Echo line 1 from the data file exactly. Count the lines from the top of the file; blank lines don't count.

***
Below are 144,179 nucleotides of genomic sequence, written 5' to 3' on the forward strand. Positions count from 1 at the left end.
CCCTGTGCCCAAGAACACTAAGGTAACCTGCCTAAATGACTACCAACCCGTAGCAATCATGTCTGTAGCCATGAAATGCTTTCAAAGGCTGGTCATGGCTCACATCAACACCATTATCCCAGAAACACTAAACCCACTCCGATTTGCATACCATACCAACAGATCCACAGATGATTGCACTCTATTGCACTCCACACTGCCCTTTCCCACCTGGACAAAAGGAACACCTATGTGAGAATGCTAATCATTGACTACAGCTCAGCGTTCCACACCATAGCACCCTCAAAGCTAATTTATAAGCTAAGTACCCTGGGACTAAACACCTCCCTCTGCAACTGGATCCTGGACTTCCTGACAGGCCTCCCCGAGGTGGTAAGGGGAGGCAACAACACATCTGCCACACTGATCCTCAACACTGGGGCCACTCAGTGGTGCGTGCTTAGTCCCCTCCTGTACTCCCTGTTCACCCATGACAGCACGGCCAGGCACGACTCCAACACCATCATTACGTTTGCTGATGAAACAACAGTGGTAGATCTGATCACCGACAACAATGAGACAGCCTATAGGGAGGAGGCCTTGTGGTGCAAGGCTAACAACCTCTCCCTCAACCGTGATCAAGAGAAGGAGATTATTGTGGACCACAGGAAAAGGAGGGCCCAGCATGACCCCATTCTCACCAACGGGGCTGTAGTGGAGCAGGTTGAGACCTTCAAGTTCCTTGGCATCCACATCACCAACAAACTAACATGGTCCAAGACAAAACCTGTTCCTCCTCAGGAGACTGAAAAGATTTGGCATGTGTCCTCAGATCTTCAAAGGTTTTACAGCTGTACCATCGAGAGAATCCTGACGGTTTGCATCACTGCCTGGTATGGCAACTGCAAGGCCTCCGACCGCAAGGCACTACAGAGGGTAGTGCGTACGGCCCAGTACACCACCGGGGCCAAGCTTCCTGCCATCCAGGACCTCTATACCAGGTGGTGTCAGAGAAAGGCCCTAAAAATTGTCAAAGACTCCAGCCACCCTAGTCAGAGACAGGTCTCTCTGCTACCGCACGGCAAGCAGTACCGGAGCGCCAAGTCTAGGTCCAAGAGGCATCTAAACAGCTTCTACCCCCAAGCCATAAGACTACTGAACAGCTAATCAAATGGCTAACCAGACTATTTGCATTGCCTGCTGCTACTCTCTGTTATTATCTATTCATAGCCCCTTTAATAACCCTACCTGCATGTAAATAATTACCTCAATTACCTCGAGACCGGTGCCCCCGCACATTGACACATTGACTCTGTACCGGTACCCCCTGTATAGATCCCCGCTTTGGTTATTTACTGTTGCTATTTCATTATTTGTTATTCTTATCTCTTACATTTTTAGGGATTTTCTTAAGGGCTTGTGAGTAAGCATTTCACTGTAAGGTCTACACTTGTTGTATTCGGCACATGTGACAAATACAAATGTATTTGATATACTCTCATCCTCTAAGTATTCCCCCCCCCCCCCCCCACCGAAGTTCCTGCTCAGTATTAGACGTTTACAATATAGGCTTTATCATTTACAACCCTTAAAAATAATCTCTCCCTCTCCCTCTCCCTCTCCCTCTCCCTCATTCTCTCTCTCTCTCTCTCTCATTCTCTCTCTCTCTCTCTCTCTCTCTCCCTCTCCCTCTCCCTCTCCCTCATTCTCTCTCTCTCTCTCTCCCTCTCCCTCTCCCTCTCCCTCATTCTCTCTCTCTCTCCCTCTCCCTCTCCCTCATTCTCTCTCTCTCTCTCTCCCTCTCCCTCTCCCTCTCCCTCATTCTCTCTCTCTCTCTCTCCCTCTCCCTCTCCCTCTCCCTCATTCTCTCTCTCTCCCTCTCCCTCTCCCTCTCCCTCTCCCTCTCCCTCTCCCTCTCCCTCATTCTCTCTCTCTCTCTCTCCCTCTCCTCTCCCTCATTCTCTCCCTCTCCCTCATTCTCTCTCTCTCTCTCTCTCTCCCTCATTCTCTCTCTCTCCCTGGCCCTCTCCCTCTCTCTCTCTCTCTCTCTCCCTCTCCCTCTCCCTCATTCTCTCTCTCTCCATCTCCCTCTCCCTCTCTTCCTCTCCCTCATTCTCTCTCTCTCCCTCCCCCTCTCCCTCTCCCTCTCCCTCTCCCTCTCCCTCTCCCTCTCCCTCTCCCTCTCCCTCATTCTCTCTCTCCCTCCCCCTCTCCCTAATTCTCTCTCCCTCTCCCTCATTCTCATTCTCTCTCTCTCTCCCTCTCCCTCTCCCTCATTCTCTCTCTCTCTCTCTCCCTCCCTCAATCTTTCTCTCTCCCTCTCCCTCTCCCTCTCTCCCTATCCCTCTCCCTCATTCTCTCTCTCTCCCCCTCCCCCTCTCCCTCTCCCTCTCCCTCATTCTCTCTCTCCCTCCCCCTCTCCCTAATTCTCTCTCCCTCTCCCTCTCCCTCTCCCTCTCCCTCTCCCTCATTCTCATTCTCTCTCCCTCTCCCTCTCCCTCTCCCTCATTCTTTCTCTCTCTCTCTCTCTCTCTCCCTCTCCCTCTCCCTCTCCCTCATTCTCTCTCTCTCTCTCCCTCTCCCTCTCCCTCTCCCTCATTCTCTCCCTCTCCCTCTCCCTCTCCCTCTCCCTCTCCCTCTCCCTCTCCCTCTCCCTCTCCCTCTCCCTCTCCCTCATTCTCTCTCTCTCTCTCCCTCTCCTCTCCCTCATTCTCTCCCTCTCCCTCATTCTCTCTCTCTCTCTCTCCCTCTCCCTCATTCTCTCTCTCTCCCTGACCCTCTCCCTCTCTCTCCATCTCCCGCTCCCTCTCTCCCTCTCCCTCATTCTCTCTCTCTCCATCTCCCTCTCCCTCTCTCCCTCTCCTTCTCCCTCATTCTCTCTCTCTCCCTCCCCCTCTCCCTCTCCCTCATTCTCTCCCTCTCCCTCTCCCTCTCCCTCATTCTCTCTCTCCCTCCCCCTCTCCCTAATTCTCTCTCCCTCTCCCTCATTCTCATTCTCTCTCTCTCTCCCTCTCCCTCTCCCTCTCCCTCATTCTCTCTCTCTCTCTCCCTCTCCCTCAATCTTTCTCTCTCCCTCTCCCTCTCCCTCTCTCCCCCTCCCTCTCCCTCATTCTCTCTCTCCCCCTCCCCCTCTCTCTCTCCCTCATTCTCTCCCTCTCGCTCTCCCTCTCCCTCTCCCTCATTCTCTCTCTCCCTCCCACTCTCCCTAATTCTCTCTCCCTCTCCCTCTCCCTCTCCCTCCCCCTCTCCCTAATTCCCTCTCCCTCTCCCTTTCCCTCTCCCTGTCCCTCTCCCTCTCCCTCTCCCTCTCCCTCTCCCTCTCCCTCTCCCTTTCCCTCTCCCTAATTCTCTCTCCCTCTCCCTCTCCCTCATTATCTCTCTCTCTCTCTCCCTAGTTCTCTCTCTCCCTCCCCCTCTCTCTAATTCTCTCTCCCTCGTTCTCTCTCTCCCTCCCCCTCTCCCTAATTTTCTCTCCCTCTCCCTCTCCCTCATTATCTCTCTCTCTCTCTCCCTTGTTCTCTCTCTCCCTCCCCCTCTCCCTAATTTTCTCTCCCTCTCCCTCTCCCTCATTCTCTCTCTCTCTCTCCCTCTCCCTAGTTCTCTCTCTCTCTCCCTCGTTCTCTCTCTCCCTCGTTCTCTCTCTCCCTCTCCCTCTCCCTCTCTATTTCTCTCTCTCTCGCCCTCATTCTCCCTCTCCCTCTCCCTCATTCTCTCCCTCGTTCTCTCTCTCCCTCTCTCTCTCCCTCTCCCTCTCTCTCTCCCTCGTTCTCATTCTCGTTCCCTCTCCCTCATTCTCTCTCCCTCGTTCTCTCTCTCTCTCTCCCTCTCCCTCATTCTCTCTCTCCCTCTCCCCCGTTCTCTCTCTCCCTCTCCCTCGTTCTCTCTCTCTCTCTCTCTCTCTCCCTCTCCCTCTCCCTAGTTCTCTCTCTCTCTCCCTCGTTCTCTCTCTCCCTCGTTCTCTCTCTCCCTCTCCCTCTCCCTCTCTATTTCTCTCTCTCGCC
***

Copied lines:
Below are 144,179 nucleotides of genomic sequence, written 5' to 3' on the forward strand. Positions count from 1 at the left end.